African American children bear a disproportionate brunt of firearm-related deaths from unintentional injuries, homicide, and police-related shootings. The reasons for this are complex and myriad but are rooted in poverty and systemic racism. These limit the opportunities for children to grow up in healthy, violence-free environments. Addressing these conditions is essential to decrease our children’s exposure to violence. Collaboration between different groups including pediatricians, public health experts, legislators, law enforcement, youth services, schools, churches, and neighborhood groups will be necessary. The environmental and systematic racism that have led to the significant disparities in firearm-related deaths and injuries in our communities require a true financial commitment from local, state, and federal governments. Strengthening household financial security, including tax credits for families with children, safe and affordable housing, paid parental leave, livable wages, and economic support for developmentally appropriate childcare, will go a long way in reducing poverty in our communities.  Investments through the provision of green spaces, playgrounds, and after-school programs are also important.

Death and injury by firearms are a public health crisis, especially for our youth. It is time for action. Our state leaders need to stand up, say “enough,” and pass common-sense gun violence prevention laws to protect our kids and save lives. Our communities must come together to address the social disparities that contribute to this ongoing crisis. We must respond to this emergency for our children and teens.

May 24, 2021

There are more than 24,000 children youth and young adults with Autism Spectrum Disorder (ASD) under the age of 21 on Minnesota state programs. ASD is the fastest-growing developmental disability in the United States. In 2015, Minnesota created the Early Intensive Developmental and Behavioral Intervention (EIDBI) benefit. The benefit provides early intervention for children, youth and young adults with ASD and related conditions under the age of 21. The benefit promotes children’s independence and participation in family, school and community life. If you are working with a family that may benefit from EIDBI services, use the Pathway to EIDBI Services for Families online tool to find an EIDBI provider or make a referral to EIDBI services.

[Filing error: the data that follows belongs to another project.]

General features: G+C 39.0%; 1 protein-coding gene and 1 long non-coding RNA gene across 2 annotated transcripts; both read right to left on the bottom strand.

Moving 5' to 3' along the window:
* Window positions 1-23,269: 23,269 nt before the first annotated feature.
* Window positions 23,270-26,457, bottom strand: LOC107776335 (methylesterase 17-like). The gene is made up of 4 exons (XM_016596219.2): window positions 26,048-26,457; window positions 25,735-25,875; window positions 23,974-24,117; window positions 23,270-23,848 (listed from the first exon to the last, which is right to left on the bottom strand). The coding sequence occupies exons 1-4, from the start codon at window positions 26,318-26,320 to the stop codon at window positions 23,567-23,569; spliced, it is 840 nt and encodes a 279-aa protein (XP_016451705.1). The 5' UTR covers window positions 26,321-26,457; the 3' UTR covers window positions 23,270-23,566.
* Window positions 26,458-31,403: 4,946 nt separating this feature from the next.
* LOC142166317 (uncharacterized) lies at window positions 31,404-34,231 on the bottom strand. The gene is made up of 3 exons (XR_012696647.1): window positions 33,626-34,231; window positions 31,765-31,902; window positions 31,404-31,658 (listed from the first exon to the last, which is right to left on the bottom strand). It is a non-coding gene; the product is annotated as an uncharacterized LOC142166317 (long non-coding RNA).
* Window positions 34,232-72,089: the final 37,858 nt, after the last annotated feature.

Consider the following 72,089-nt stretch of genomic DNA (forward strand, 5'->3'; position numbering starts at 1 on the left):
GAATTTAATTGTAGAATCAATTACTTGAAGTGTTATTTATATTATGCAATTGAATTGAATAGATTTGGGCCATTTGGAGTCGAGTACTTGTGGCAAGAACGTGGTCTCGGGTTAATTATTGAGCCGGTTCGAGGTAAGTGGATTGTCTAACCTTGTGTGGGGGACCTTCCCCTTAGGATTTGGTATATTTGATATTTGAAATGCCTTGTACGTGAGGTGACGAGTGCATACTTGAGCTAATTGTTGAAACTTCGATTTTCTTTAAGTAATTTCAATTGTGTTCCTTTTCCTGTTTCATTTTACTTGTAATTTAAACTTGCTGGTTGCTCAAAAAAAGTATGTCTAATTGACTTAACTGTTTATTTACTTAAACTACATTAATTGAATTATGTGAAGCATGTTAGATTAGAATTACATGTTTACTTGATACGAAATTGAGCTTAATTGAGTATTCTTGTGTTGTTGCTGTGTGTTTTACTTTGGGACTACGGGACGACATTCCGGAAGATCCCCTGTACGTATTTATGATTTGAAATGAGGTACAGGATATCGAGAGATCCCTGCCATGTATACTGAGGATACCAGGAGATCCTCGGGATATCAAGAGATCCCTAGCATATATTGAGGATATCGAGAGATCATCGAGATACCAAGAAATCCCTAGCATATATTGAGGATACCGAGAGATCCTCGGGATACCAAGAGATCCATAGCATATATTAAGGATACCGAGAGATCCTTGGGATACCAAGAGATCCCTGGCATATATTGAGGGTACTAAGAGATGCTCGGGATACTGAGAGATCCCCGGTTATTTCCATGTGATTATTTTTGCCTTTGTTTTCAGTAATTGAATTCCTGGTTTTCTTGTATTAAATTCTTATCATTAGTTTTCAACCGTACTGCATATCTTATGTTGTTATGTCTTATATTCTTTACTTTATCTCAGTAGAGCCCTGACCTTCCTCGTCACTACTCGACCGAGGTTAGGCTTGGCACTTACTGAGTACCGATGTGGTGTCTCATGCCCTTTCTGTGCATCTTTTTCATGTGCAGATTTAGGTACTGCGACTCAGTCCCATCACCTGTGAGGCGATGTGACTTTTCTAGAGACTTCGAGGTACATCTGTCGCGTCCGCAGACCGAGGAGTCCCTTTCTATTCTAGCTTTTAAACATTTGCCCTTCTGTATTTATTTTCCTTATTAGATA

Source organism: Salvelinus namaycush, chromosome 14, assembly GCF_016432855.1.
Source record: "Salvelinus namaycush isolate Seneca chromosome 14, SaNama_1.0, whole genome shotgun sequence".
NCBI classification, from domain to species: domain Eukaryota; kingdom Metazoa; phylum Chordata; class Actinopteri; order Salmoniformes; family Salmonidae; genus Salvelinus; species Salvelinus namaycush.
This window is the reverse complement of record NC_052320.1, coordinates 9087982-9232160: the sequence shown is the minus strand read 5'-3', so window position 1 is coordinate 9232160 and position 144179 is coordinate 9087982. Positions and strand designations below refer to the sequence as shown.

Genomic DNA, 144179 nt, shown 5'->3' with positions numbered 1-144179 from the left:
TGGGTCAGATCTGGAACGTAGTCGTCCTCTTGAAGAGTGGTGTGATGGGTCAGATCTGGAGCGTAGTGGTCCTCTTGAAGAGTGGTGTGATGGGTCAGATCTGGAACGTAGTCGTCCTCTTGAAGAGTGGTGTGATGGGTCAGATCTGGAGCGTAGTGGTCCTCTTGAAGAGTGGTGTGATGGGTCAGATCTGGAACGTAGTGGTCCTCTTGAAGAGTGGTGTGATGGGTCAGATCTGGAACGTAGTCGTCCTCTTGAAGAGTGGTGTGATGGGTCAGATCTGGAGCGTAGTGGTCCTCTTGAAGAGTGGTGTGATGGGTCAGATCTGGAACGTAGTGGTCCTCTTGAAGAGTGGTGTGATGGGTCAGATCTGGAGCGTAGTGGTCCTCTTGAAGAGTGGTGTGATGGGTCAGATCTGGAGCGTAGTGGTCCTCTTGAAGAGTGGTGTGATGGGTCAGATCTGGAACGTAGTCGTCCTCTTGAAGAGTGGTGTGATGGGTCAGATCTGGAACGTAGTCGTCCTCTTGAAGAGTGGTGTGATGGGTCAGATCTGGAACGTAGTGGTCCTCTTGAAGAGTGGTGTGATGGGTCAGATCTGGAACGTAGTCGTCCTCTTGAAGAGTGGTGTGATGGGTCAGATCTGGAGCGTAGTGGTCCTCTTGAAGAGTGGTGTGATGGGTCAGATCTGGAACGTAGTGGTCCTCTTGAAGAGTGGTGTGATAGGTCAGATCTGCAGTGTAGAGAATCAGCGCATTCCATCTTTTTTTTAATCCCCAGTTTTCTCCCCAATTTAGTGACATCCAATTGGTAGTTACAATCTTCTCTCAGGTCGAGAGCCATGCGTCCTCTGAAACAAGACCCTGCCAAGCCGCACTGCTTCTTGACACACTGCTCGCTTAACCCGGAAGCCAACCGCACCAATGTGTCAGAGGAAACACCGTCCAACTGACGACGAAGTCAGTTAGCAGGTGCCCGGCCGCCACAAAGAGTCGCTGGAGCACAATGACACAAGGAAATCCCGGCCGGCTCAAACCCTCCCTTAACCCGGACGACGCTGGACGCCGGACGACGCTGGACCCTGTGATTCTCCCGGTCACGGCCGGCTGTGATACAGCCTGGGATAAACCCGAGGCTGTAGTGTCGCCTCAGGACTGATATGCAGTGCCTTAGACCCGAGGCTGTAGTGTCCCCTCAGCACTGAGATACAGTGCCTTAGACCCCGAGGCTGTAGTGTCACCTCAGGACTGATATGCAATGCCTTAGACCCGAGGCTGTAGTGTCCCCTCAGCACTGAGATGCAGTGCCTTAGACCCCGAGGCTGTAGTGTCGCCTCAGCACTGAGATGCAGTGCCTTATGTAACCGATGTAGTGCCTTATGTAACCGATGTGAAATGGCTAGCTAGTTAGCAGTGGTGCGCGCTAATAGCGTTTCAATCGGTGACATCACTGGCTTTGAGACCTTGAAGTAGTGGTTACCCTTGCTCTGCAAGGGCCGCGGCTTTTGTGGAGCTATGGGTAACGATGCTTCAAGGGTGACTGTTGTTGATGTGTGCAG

A comprehensive multi-disciplinary evaluation (CMDE) is required to determine medical necessity and eligibility for EIDBI services. This evaluation is similar to a diagnostic assessment, but brings together input and expertise from multiple professionals across disciplines. Since pediatricians are often the first point of contact for families, having more pediatricians enrolled to complete the evaluation will help increase access to medically necessary early intervention services.

The number of CMDE providers in the state has grown but there is still a huge need for more enrolled providers. To be an eligible CMDE provider, you must be a licensed physician, advanced practice registered nurse (APRN) or mental health professional with experience in the evaluation or treatment of people with ASD and/or related conditions. Pediatricians can make a difference. If you are interested in enrolling as a CMDE provider, contact ASD.DHS@state.mn.us  

The American Academy of Pediatrics (AAP) recommends ASD screenings to be part of all 18 and 24-month well-child checkups. By conducting ASD-specific screenings, enrolling as a CMDE provider, or making the referral to one, you can change the trajectory of a child’s life and help ensure the best possible outcomes. Refer to the MN Department of Health’s Child and Teen Checkup Fact Sheet for Primary Care Providers on Developmental, Social-Emotional and ASD Screening in Early Childhood for more information and screening guidelines.

 

Pathway to Services and Supports

Minnesota state agencies developed the Pathway to Services and Supports / Minnesota Autism Portal (mn.gov) resources to provide information on services and supports available in Minnesota for children, youth and young adults with Autism Spectrum Disorder (ASD). The Pathway resources help healthcare providers, care coordinators and other professionals assist families in determining which potential services and supports are right for them. For more information, visit the MN Autism Resource Portal or contact ASD.DHS@state.mn.us

As a part of Project Firstline, the AAP has launched an infection control video series that addresses the latest member questions in a case-based format.

Project Firstline is a collaboration led by the Centers for Disease Control and Prevention (CDC) that brings together diverse healthcare and public health partners to provide millions of frontline healthcare workers and members of the public health workforce the infection control training they need to protect the nation from infectious disease threats.

View and share these videos to keep you, your facility and your community safe.